Yet Slim's books were successful, immediately garnering widespread attention amongst black youth. Even Hollywood got interested; following the success of The Godfather, gangster chic was in vogue. Universal Pictures snapped up the film rights to Pimp, only for the project to be considered too contentious and put on indefinite hold. For many years persistent rumours have abounded that a film is about to be produced, with the rival Slim-inspired “Ices”, T and Cube, vying for the lead role. However the ‘blaxploitation’ era cinematically spawned Trick Baby, which made it onto the screen in 1973, directed by Larry Yust.
For a man who made his money as a ruthless, brash, smooth-talker, and despite his justified but often boastful regard for his own intellect, Iceberg Slim possessed a paradoxical honesty and a genuine humility as writer. He always saw himself as a work-in-progress, a man who was learning, hoping eventually to become a positive force in the black community, like the Panthers. It is regrettable that the warm approval he accorded them was seldom reciprocated, because Slim was worthy of respect, due mainly to the fact that he was more concerned with understanding his life rather than allowing himself to be pulled into the manipulation game of either self-flagellating or trying to exonerate himself from his past deeds.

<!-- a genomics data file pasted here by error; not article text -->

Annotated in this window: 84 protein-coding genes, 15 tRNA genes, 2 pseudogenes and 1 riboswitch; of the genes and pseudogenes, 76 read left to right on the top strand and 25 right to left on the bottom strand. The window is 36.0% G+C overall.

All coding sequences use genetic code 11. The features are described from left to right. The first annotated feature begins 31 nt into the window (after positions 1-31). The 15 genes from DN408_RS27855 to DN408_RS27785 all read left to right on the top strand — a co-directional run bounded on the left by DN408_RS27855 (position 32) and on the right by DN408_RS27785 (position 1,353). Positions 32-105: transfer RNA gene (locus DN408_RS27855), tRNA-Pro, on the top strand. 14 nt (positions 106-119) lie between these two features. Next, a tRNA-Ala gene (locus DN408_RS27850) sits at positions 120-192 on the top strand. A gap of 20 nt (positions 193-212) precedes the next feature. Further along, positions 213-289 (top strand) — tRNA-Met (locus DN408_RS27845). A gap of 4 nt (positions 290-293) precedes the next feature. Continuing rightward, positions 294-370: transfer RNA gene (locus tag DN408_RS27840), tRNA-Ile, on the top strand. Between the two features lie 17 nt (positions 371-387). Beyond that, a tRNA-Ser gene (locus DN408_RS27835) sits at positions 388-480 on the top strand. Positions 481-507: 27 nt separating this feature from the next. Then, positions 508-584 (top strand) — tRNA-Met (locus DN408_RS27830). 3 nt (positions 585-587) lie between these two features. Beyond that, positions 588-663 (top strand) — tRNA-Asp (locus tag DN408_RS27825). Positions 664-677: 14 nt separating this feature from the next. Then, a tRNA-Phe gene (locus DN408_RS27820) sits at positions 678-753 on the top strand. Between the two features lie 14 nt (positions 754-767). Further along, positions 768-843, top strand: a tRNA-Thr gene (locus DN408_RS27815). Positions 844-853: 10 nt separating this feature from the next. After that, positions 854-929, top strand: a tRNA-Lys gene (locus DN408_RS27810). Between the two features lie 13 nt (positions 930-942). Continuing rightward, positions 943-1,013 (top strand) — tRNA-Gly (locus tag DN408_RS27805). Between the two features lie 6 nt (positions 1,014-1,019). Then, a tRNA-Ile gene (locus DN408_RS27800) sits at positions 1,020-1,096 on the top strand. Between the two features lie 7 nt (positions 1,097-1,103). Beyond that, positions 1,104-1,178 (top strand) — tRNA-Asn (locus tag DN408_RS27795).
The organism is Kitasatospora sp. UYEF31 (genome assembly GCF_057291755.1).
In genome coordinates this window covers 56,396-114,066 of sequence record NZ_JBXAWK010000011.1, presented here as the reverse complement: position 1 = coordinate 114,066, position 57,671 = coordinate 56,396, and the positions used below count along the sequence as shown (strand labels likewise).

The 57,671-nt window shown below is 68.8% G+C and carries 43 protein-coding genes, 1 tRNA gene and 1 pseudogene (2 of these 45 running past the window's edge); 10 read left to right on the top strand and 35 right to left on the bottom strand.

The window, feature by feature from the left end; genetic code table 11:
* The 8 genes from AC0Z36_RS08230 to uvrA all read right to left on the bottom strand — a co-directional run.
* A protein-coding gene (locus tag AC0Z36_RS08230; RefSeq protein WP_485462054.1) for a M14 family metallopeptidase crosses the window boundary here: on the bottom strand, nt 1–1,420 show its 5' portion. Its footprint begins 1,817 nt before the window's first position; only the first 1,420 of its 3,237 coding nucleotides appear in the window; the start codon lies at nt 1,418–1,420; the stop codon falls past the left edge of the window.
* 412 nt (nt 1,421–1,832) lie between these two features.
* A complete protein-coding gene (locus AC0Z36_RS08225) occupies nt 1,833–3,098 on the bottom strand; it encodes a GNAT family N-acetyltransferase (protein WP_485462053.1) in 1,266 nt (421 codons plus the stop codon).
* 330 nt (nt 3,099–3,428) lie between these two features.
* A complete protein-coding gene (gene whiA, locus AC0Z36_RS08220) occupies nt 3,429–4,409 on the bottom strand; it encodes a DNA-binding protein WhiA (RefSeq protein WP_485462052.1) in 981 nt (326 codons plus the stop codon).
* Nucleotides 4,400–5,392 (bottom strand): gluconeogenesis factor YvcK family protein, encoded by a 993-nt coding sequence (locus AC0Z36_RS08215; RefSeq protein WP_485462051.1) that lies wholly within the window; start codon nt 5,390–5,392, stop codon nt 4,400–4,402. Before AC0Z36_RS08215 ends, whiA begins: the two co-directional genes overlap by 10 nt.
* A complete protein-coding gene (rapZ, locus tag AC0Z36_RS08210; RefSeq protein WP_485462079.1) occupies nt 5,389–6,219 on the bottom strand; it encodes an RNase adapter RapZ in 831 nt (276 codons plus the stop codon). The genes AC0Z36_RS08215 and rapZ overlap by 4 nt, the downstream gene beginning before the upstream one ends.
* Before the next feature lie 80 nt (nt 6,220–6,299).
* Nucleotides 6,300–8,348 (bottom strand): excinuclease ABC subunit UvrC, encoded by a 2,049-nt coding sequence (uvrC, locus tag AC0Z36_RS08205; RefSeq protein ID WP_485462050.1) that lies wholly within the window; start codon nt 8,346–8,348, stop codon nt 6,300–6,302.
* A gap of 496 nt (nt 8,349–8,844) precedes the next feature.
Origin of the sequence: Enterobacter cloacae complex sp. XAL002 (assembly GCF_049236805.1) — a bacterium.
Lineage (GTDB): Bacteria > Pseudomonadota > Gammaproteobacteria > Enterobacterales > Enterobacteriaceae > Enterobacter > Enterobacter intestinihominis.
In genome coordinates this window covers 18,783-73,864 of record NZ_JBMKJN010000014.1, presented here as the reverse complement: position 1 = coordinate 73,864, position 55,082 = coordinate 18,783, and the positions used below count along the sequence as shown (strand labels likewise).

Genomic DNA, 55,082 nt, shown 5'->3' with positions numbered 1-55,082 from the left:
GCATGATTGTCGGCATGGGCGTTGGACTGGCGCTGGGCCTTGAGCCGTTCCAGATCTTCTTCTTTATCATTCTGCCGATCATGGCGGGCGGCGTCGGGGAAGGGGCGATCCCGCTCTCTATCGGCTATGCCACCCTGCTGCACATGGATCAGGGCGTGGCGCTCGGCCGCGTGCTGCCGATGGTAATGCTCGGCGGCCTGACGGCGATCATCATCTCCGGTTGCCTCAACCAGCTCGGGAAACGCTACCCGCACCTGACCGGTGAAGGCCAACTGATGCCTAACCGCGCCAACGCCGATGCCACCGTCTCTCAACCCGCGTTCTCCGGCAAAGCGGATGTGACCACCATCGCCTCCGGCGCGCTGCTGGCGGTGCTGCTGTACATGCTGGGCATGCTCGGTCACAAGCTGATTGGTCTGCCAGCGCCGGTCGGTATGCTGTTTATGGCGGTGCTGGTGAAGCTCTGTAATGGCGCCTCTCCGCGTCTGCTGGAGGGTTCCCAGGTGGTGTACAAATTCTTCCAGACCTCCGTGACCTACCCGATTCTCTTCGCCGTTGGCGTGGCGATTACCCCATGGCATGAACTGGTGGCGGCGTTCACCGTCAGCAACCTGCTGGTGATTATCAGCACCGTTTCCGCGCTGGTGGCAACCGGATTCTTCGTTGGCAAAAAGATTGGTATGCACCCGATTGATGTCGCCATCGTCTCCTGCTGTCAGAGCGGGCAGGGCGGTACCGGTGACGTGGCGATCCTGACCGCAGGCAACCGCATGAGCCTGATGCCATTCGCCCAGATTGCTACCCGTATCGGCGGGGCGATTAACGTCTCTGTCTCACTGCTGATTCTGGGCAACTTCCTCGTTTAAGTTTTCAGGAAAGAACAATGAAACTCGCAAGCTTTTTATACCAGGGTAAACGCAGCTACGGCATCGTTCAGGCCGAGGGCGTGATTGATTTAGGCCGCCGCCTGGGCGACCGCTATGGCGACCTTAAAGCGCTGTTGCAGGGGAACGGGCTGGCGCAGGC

His writer’s candour is as boundless as his sharp mind, and his insights help us to understand pimping (and therefore prostitution and the darker side of male sexuality) as a phenomenon. For example, his theory that the power of the pimp archtype in ghetto culture is a direct by-product of slavery, of the white man being able to gain forcible access to the ‘stable’ of black women, while enslaved black males were treated basically like stud animals, now has universally recognised validity.
Least we forget (and too often we do), slaves did not have a choice in whom they married or had long monogamous relationships with. They were essentially like livestock, the purpose of their sexual activity being to breed strong slaves. This was exacerbated by vast quantities of religious and ‘scientific’ discourse that constantly reiterated the animal status of Africans, the ‘naturalness’ of their slavery, and the necessity of severe torture and punishment for blacks (it was claimed that their skins were thicker and less sensitive so more violence was needed to draw blood). Even Emanuel Kant, from a village in Germany, felt moved to pontificate on the most effective way to beat slaves. The psychic effects for the African-American community on sexuality and racialised gendered experiences cannot be underestimated (and possibly never totally comprehended by white people), nor the fraught relationship between men and women when black masculinities had historically been physically or even literally castrated by male white patriarchy. Michael Eric Dyson, the African-American theorist and activist in Know What I Mean: Reflections On Hip Hop, explains the impact of this legacy in terms of the pimp.
The symbolism of the pimp in black American culture is tied up with notions of upward mobility, especially when the pimp is viewed as an escape hatch for the economically degraded working-class man…in brutally direct fashion, the pimp seizes control of the female’s reproductive organs to make money and generate status for himself. Pimping, in certain ways, both simulates and replicates chattel slavery, or the owning of bodies for generating wealth. Pimping is the plantation in motion.